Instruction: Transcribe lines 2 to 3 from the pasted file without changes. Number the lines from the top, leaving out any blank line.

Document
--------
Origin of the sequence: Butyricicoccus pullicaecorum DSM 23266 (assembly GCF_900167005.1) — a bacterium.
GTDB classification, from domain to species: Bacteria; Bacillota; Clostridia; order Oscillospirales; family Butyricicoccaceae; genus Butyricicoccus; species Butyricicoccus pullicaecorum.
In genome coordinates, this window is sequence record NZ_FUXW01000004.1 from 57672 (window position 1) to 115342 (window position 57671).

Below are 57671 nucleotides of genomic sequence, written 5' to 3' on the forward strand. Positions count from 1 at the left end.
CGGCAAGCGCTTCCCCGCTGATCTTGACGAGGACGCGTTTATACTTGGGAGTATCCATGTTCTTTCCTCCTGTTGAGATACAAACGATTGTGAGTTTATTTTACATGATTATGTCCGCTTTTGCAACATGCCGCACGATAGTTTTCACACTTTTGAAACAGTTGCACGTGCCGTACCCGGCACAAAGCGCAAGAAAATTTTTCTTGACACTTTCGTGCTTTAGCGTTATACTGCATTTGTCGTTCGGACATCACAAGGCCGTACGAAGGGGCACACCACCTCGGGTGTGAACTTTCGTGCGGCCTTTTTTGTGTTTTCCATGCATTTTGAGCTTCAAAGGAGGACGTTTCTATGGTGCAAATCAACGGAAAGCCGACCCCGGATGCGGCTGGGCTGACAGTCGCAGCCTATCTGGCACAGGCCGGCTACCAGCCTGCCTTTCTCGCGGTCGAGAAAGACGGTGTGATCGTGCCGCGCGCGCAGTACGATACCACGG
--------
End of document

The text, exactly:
GTDB classification, from domain to species: Bacteria; Bacillota; Clostridia; order Oscillospirales; family Butyricicoccaceae; genus Butyricicoccus; species Butyricicoccus pullicaecorum.
In genome coordinates, this window is sequence record NZ_FUXW01000004.1 from 57672 (window position 1) to 115342 (window position 57671).